How to protect your child from 11-plus stress – PART 1

How to protect your child from 11-plus stress – PART 1

How to protect your child from 11-plus stress

It’s understandable that you might feel anxious about your child’s 11-plus exams.

It’s also understandable that you’ll worry about transmitting your own stress to your child.

However, because this concern only adds another layer to your own anxiety, it tends to make things worse for everybody!

Rather than feeling guilty because you’re stressed, and fighting to hide it, you can use some simple strategies to help keep your child calm and happy.

Rather than your anxiety infecting them, it’s quite possible that their calm will rub off on you.

  • I’ll explain my first two suggestions in this article, and three more in Part 2 – which will follow soon.


1) Long-term objectives – medium-term goals

There are two main mistakes that parents make when encouraging their child to focus on exam practice.

The first error is to concentrate on the exam itself as a motivation for your child.

A test which appears to be just round the corner to an adult can seem a lifetime away to a small person.

If you try to persuade them to do extra work at the weekend because “The exam’s only NINE MONTHS away!” they might work hard in order to please you – but this approach will become less effective each time you try it.

The second mistake, on the other hand, is to swing too far the other way, focusing on very small steps.

It may seem like a good idea to say: “All I want from you today is that you achieve a slightly better mark than last weekend”. But what if this weekend’s paper happens to be a little harder than the previous one?

If they score a lower mark, they may feel that they have let themselves down, when in fact it is quite possible that they are improving.

Besides, we all like to imagine a learning curve which looks like this …

How to protect your child from 11-plus stress image

… but in reality, the learning process – for any set of skills, at any age – almost invariably looks something like this:

How to protect your child from 11-plus stress image

If you set objectives for your child which are too short-term, the troughs in the graph will feel like failures … and this will make the peaks less likely to happen.

Instead, encourage your child to think in terms of goals which span a period of a few weeks, and which are definitely achievable with a bit of effort: whether this means seeing whether they can score at least 80% in one of their past papers next month, or challenging them to write a story with no more than three punctuation errors before the end of term.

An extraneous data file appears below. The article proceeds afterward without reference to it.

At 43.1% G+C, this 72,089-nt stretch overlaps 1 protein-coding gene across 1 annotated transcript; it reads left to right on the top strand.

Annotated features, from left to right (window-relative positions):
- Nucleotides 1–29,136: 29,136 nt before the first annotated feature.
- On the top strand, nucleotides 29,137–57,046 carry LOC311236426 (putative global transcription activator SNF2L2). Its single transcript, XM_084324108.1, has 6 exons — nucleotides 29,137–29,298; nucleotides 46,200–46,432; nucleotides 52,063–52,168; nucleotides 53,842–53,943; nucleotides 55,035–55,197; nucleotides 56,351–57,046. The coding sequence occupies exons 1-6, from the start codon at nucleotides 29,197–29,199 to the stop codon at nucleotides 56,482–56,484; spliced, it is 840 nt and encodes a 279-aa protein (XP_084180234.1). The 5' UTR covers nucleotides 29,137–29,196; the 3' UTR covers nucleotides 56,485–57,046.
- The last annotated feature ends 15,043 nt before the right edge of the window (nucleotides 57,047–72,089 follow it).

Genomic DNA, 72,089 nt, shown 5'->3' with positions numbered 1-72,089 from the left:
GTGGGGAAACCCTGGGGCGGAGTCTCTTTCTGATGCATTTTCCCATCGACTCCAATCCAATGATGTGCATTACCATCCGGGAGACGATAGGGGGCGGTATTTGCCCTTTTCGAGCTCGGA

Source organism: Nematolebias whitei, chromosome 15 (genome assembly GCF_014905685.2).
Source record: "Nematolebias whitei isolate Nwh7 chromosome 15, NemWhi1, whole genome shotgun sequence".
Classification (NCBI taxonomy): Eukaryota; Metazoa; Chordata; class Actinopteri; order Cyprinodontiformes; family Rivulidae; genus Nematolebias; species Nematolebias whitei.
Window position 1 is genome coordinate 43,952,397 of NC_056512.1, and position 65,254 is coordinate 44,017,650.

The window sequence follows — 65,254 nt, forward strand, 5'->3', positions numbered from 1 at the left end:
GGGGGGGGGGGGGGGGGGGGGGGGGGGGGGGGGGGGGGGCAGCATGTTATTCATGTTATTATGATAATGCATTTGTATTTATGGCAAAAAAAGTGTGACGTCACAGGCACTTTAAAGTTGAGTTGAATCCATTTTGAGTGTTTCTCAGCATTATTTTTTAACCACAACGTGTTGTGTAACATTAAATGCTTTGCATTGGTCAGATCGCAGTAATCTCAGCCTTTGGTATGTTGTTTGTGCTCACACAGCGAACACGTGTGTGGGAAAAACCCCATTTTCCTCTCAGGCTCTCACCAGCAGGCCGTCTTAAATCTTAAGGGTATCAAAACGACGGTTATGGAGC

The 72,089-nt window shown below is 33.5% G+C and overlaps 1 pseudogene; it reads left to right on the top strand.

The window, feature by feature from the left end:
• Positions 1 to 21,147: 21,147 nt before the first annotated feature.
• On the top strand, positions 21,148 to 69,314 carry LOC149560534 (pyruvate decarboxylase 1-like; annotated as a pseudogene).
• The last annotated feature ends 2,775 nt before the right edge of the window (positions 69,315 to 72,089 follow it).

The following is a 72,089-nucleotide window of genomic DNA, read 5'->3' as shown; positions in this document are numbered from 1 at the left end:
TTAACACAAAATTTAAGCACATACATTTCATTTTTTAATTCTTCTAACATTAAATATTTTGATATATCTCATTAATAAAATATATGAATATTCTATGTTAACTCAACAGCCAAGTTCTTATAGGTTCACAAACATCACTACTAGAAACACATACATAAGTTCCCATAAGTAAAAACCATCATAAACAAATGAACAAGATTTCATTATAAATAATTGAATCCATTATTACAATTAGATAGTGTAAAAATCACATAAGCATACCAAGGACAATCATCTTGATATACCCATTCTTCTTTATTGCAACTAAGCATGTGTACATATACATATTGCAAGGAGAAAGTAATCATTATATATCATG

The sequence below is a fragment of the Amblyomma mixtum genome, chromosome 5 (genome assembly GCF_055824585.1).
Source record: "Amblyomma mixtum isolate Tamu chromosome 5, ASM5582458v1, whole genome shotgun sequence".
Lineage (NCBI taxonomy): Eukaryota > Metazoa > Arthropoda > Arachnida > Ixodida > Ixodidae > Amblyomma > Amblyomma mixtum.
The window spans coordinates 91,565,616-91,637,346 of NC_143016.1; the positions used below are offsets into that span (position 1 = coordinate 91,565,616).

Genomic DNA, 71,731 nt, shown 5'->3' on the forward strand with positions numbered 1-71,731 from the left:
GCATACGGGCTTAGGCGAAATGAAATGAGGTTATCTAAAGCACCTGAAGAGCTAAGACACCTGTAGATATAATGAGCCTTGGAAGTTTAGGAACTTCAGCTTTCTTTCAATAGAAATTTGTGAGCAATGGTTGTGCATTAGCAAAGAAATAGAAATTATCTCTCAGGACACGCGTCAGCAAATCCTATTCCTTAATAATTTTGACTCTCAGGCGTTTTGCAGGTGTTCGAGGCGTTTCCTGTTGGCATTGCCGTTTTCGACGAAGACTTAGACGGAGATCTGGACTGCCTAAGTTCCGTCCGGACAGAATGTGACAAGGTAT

2) Don’t set timed work until your child is ready

This is a simple point, but it’s something which so many parents (not to mention tutors) get wrong.

Learning skills, and learning to reproduce them quickly, are two very different things.

Timing problems are usually caused by a lack of confidence with core knowledge or techniques. Trying to work faster and faster tends to make any weaknesses worse – so that, in some cases, children who are trying to work more quickly actually become slower.

Instead, encourage your child to work carefully and in detail, repeating and correcting tasks as much as necessary. (I cover many of the core skills for exam preparation in my entrance exam guides, such as this one for Dulwich College.)

Once they are feeling reasonably confident and the exam is a couple of months away, it’s time to start introducing some fairly relaxed time limits; then building up to proper exam timing in the last few weeks.

It is rarely a good idea to set a child regular timed work six months (let alone a year) before their 11-plus.


Look out for Part 2 of this article in a week or two!


Robert Lomax worked as a school teacher and tutor for many years. He is an educational author and publisher and writes the popular RSL Educational blog.

© Robert Lomax 2018

1 Comment
  • Avatar for Robert Lomax
    Robert Lomax
    Posted at 07:36h, 22 June Reply

    I’m just dropping in to say that I’ll be glad to answer any questions in the comments here. I hope you’ve found the advice useful. Robert

Post A Comment